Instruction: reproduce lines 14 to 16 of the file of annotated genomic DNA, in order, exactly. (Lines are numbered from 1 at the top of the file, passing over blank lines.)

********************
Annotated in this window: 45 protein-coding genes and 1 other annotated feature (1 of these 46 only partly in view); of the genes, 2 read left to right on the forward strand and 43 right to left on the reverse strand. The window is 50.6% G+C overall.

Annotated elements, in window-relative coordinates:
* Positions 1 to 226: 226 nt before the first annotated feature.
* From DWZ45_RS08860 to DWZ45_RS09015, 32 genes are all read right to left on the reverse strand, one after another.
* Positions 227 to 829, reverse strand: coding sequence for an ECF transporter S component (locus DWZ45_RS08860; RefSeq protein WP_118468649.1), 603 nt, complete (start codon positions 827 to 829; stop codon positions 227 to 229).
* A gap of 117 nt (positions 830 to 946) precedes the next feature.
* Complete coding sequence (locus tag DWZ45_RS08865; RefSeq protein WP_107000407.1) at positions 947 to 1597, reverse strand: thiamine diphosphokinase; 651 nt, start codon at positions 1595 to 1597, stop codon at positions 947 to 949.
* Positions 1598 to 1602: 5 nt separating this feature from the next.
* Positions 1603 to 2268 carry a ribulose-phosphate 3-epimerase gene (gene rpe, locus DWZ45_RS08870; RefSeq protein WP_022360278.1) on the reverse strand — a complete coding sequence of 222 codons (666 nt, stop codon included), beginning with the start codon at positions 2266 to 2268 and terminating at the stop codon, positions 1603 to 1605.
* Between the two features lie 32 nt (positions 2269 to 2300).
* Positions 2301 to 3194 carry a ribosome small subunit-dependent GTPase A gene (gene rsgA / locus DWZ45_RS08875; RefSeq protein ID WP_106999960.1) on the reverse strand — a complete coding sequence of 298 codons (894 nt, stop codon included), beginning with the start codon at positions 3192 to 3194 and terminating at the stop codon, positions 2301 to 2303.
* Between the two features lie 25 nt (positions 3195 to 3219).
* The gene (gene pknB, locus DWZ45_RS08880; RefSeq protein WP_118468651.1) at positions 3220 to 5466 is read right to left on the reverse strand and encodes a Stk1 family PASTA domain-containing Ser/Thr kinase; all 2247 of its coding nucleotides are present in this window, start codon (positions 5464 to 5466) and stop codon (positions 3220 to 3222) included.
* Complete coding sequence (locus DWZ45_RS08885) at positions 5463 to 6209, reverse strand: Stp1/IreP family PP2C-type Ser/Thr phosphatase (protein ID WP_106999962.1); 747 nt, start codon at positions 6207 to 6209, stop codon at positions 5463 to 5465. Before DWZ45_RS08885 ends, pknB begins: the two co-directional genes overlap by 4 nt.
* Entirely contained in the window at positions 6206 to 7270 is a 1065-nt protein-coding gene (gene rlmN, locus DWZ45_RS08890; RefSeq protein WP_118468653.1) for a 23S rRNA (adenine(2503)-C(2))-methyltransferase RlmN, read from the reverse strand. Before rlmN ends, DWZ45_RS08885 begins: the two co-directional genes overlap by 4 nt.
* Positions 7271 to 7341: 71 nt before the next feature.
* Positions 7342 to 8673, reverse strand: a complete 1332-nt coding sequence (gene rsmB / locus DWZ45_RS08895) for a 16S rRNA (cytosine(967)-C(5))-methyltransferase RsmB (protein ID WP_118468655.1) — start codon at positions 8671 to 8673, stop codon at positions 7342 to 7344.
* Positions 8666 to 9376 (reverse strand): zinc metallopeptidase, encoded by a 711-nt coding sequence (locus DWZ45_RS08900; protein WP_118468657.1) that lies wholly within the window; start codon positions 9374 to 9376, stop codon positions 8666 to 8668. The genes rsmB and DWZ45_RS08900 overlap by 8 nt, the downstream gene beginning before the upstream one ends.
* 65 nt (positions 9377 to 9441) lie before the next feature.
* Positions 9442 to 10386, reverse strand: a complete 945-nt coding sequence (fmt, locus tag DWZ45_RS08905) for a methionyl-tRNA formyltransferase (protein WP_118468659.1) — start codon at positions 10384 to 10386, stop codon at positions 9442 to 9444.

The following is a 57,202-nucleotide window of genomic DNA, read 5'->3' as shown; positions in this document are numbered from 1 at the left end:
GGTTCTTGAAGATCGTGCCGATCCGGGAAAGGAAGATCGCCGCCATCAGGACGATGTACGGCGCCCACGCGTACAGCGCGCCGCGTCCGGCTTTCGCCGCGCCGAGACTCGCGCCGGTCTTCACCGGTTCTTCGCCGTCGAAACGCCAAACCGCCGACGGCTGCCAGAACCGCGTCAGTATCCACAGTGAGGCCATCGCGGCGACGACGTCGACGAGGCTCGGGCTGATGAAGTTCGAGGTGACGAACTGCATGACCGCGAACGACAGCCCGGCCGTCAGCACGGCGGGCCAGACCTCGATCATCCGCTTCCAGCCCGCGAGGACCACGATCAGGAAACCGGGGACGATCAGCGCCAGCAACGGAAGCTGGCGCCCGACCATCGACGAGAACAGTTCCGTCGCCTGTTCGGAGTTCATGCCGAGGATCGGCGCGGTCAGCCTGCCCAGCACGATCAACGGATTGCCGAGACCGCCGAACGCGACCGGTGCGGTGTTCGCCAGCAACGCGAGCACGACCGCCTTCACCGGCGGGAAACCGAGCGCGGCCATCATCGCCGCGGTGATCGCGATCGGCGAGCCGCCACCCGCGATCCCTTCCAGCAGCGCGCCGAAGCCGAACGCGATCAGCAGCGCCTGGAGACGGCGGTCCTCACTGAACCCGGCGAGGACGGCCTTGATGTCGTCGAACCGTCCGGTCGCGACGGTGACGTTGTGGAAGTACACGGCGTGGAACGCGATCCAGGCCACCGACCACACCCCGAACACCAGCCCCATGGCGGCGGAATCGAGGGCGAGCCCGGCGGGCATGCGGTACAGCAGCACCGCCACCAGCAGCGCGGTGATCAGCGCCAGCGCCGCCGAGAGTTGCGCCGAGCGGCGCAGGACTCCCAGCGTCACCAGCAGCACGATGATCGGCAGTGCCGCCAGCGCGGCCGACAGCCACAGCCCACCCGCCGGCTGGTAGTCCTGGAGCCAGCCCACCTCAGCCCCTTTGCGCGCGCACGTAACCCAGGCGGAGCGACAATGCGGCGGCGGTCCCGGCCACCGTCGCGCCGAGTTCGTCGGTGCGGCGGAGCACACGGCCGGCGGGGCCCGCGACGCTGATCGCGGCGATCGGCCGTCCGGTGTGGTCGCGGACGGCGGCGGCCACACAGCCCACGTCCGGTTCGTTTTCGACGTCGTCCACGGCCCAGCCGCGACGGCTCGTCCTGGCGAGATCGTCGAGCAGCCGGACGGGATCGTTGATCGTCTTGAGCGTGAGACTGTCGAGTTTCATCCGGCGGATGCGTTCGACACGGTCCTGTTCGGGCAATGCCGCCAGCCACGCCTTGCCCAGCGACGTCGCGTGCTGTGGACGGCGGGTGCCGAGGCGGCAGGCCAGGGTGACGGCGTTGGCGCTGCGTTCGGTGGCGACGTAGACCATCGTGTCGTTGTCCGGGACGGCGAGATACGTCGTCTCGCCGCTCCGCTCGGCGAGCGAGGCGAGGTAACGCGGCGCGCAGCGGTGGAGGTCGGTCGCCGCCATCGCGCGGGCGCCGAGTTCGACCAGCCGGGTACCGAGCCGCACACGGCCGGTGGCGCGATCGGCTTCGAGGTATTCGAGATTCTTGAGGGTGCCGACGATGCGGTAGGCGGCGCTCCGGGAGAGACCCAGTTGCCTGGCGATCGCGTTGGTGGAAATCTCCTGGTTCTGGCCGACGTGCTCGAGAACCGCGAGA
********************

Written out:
* Complete coding sequence (locus DWZ45_RS08885) at positions 5463 to 6209, reverse strand: Stp1/IreP family PP2C-type Ser/Thr phosphatase (protein ID WP_106999962.1); 747 nt, start codon at positions 6207 to 6209, stop codon at positions 5463 to 5465. Before DWZ45_RS08885 ends, pknB begins: the two co-directional genes overlap by 4 nt.
* Entirely contained in the window at positions 6206 to 7270 is a 1065-nt protein-coding gene (gene rlmN, locus DWZ45_RS08890; RefSeq protein WP_118468653.1) for a 23S rRNA (adenine(2503)-C(2))-methyltransferase RlmN, read from the reverse strand. Before rlmN ends, DWZ45_RS08885 begins: the two co-directional genes overlap by 4 nt.
* Positions 7271 to 7341: 71 nt before the next feature.